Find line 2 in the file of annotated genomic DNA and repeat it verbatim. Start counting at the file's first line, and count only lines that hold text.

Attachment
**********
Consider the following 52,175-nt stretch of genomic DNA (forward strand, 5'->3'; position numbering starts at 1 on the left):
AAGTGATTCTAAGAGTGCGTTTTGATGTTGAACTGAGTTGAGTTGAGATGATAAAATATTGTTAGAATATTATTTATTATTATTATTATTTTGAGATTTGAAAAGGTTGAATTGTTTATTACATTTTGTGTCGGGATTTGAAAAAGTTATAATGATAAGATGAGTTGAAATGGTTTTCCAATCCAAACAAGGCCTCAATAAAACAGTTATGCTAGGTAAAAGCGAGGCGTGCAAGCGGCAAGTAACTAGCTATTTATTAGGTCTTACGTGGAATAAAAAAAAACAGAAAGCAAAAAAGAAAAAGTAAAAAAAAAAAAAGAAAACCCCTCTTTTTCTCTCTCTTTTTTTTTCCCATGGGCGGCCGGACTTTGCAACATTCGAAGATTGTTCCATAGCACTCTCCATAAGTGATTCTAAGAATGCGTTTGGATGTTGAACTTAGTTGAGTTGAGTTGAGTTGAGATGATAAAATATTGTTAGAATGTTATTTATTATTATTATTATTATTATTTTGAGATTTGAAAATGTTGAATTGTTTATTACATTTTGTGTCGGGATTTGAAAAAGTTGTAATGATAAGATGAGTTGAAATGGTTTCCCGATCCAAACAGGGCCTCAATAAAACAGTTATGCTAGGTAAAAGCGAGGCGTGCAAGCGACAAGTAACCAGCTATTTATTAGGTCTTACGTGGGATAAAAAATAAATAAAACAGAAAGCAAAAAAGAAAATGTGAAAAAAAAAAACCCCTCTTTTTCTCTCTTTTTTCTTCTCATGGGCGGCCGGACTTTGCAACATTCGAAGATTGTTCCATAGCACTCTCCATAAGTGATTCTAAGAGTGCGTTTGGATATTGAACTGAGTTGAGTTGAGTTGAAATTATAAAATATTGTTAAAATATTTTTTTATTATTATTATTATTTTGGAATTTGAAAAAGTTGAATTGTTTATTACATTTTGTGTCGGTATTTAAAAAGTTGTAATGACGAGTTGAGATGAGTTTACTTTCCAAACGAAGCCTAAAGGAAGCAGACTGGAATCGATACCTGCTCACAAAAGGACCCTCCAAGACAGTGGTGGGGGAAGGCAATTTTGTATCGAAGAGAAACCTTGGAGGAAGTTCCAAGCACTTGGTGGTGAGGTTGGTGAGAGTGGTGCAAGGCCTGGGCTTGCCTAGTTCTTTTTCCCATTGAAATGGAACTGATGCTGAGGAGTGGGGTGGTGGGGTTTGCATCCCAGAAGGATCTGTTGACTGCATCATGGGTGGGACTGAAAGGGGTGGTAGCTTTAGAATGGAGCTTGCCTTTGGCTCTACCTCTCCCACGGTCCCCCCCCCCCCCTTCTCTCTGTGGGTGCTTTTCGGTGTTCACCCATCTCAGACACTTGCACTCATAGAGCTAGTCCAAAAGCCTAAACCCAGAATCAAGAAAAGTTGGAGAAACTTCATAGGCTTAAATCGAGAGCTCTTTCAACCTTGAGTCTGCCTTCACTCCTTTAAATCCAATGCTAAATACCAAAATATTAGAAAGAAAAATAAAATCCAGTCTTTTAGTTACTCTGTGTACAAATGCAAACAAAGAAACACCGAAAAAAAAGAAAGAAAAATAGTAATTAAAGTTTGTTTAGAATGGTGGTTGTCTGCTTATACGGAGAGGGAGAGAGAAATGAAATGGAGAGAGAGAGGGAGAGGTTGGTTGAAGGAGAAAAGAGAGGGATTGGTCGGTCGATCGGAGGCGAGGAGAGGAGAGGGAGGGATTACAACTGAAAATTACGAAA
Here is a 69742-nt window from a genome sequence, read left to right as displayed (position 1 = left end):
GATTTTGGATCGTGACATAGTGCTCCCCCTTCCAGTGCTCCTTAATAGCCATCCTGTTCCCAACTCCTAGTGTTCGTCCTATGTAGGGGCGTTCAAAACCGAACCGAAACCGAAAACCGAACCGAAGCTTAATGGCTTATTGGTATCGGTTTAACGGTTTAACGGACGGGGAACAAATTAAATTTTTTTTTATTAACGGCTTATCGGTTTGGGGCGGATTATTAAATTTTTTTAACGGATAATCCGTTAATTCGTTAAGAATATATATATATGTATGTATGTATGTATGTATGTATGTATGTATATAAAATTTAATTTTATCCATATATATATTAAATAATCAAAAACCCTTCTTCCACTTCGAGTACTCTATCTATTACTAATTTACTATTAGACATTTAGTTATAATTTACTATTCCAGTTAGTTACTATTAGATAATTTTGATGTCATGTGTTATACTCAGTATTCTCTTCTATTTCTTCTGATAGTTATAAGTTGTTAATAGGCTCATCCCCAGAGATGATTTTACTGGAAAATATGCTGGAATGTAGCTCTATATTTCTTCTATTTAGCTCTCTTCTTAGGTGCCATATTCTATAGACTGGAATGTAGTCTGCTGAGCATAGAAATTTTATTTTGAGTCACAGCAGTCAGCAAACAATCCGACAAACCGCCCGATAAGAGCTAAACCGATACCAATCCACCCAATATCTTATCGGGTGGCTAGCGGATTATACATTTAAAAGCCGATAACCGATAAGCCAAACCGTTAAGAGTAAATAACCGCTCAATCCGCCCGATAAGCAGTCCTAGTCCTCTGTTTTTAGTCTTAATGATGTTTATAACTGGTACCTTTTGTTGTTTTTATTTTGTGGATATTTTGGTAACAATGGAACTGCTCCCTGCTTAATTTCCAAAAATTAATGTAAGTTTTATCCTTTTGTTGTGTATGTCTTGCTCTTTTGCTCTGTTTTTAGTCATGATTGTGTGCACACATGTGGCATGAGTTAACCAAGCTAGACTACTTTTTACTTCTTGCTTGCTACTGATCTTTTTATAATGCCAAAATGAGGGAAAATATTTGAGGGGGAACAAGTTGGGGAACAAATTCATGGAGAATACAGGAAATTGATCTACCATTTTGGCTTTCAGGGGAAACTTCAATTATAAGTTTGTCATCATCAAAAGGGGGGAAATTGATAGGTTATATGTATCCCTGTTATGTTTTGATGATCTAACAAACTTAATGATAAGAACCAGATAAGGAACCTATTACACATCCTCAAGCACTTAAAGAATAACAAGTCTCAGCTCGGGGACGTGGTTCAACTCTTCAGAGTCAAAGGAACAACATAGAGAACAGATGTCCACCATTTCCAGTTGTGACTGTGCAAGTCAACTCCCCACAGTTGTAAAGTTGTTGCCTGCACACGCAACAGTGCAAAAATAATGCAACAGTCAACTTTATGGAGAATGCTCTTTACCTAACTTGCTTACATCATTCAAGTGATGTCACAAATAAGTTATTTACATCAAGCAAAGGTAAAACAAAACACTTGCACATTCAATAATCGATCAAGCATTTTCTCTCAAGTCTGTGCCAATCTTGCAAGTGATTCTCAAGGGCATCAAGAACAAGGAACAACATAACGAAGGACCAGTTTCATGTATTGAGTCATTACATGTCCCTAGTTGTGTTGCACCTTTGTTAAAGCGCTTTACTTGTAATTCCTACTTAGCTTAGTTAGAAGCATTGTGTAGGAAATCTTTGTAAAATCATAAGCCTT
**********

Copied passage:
AAGTGATTCTAAGAGTGCGTTTTGATGTTGAACTGAGTTGAGTTGAGATGATAAAATATTGTTAGAATATTATTTATTATTATTATTATTTTGAGATTTGAAAAGGTTGAATTGTTTATTACATTTTGTGTCGGGATTTGAAAAAGTTATAATGATAAGATGAGTTGAAATGGTTTTCCAATCCAAACAAGGCCTCAATAAAACAGTTATGCTAGGTAAAAGCGAGGCGTGCAAGCGGCAAGTAACTAGCTATTTATTAGGTCTTACGTGGAATAAAAAAAAACAGAAAGCAAAAAAGAAAAAGTAAAAAAAAAAAAAGAAAACCCCTCTTTTTCTCTCTCTTTTTTTTTCCCATGGGCGGCCGGACTTTGCAACATTCGAAGATTGTTCCATAGCACTCTCCATAAGTGATTCTAAGAATGCGTTTGGATGTTGAACTTAGTTGAGTTGAGTTGAGTTGAGATGATAAAATATTGTTAGAATGTTATTTATTATTATTATTATTATTATTTTGAGATTTGAAAATGTTGAATTGTTTATTACATTTTGTGTCGGGATTTGAAAAAGTTGTAATGATAAGATGAGTTGAAATGGTTTCCCGATCCAAACAGGGCCTCAATAAAACAGTTATGCTAGGTAAAAGCGAGGCGTGCAAGCGACAAGTAACCAGCTATTTATTAGGTCTTACGTGGGATAAAAAATAAATAAAACAGAAAGCAAAAAAGAAAATGTGAAAAAAAAAAACCCCTCTTTTTCTCTCTTTTTTCTTCTCATGGGCGGCCGGACTTTGCAACATTCGAAGATTGTTCCATAGCACTCTCCATAAGTGATTCTAAGAGTGCGTTTGGATATTGAACTGAGTTGAGTTGAGTTGAAATTATAAAATATTGTTAAAATATTTTTTTATTATTATTATTATTTTGGAATTTGAAAAAGTTGAATTGTTTATTACATTTTGTGTCGGTATTTAAAAAGTTGTAATGACGAGTTGAGATGAGTTTACTTTCCAAACGAAGCCTAAAGGAAGCAGACTGGAATCGATACCTGCTCACAAAAGGACCCTCCAAGACAGTGGTGGGGGAAGGCAATTTTGTATCGAAGAGAAACCTTGGAGGAAGTTCCAAGCACTTGGTGGTGAGGTTGGTGAGAGTGGTGCAAGGCCTGGGCTTGCCTAGTTCTTTTTCCCATTGAAATGGAACTGATGCTGAGGAGTGGGGTGGTGGGGTTTGCATCCCAGAAGGATCTGTTGACTGCATCATGGGTGGGACTGAAAGGGGTGGTAGCTTTAGAATGGAGCTTGCCTTTGGCTCTACCTCTCCCACGGTCCCCCCCCCCCCCTTCTCTCTGTGGGTGCTTTTCGGTGTTCACCCATCTCAGACACTTGCACTCATAGAGCTAGTCCAAAAGCCTAAACCCAGAATCAAGAAAAGTTGGAGAAACTTCATAGGCTTAAATCGAGAGCTCTTTCAACCTTGAGTCTGCCTTCACTCCTTTAAATCCAATGCTAAATACCAAAATATTAGAAAGAAAAATAAAATCCAGTCTTTTAGTTACTCTGTGTACAAATGCAAACAAAGAAACACCGAAAAAAAAGAAAGAAAAATAGTAATTAAAGTTTGTTTAGAATGGTGGTTGTCTGCTTATACGGAGAGGGAGAGAGAAATGAAATGGAGAGAGAGAGGGAGAGGTTGGTTGAAGGAGAAAAGAGAGGGATTGGTCGGTCGATCGGAGGCGAGGAGAGGAGAGGGAGGGATTACAACTGAAAATTACGAAA